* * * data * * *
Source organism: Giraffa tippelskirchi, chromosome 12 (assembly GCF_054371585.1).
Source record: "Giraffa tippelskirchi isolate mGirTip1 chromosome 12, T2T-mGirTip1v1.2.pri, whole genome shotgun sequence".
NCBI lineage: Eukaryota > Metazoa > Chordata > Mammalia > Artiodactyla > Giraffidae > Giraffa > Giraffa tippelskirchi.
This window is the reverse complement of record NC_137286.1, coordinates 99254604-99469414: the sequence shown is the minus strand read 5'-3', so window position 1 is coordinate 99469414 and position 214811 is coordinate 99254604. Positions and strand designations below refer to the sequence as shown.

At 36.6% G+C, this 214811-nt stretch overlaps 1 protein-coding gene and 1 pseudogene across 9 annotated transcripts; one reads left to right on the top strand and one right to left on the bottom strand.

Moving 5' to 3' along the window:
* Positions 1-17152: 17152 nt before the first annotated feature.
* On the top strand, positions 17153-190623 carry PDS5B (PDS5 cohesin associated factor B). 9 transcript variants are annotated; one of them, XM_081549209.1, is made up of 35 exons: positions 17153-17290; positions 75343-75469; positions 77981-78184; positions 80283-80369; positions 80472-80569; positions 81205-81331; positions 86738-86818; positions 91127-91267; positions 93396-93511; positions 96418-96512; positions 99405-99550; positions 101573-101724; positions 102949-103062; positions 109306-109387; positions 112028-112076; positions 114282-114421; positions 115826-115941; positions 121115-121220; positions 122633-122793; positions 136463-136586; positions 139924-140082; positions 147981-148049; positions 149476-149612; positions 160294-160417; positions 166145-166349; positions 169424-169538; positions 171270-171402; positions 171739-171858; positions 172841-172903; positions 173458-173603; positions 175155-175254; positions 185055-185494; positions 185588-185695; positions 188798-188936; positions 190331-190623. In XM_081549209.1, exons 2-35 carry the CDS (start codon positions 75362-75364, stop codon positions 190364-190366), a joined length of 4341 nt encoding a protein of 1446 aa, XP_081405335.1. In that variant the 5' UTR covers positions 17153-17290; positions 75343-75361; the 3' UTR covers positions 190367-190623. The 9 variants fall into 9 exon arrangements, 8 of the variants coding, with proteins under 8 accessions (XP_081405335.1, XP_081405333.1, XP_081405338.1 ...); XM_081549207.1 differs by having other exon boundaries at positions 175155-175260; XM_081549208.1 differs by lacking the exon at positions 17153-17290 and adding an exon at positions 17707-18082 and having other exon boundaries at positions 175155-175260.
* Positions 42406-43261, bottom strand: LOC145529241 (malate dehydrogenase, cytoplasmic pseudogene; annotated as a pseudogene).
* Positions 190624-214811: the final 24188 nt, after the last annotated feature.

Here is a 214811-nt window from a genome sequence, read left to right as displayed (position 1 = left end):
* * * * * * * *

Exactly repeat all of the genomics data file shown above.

Source organism: Giraffa tippelskirchi, chromosome 12 (assembly GCF_054371585.1).
Source record: "Giraffa tippelskirchi isolate mGirTip1 chromosome 12, T2T-mGirTip1v1.2.pri, whole genome shotgun sequence".
NCBI lineage: Eukaryota > Metazoa > Chordata > Mammalia > Artiodactyla > Giraffidae > Giraffa > Giraffa tippelskirchi.
This window is the reverse complement of record NC_137286.1, coordinates 99254604-99469414: the sequence shown is the minus strand read 5'-3', so window position 1 is coordinate 99469414 and position 214811 is coordinate 99254604. Positions and strand designations below refer to the sequence as shown.

At 36.6% G+C, this 214811-nt stretch overlaps 1 protein-coding gene and 1 pseudogene across 9 annotated transcripts; one reads left to right on the top strand and one right to left on the bottom strand.

Moving 5' to 3' along the window:
* Positions 1-17152: 17152 nt before the first annotated feature.
* On the top strand, positions 17153-190623 carry PDS5B (PDS5 cohesin associated factor B). 9 transcript variants are annotated; one of them, XM_081549209.1, is made up of 35 exons: positions 17153-17290; positions 75343-75469; positions 77981-78184; positions 80283-80369; positions 80472-80569; positions 81205-81331; positions 86738-86818; positions 91127-91267; positions 93396-93511; positions 96418-96512; positions 99405-99550; positions 101573-101724; positions 102949-103062; positions 109306-109387; positions 112028-112076; positions 114282-114421; positions 115826-115941; positions 121115-121220; positions 122633-122793; positions 136463-136586; positions 139924-140082; positions 147981-148049; positions 149476-149612; positions 160294-160417; positions 166145-166349; positions 169424-169538; positions 171270-171402; positions 171739-171858; positions 172841-172903; positions 173458-173603; positions 175155-175254; positions 185055-185494; positions 185588-185695; positions 188798-188936; positions 190331-190623. In XM_081549209.1, exons 2-35 carry the CDS (start codon positions 75362-75364, stop codon positions 190364-190366), a joined length of 4341 nt encoding a protein of 1446 aa, XP_081405335.1. In that variant the 5' UTR covers positions 17153-17290; positions 75343-75361; the 3' UTR covers positions 190367-190623. The 9 variants fall into 9 exon arrangements, 8 of the variants coding, with proteins under 8 accessions (XP_081405335.1, XP_081405333.1, XP_081405338.1 ...); XM_081549207.1 differs by having other exon boundaries at positions 175155-175260; XM_081549208.1 differs by lacking the exon at positions 17153-17290 and adding an exon at positions 17707-18082 and having other exon boundaries at positions 175155-175260.
* Positions 42406-43261, bottom strand: LOC145529241 (malate dehydrogenase, cytoplasmic pseudogene; annotated as a pseudogene).
* Positions 190624-214811: the final 24188 nt, after the last annotated feature.

Here is a 214811-nt window from a genome sequence, read left to right as displayed (position 1 = left end):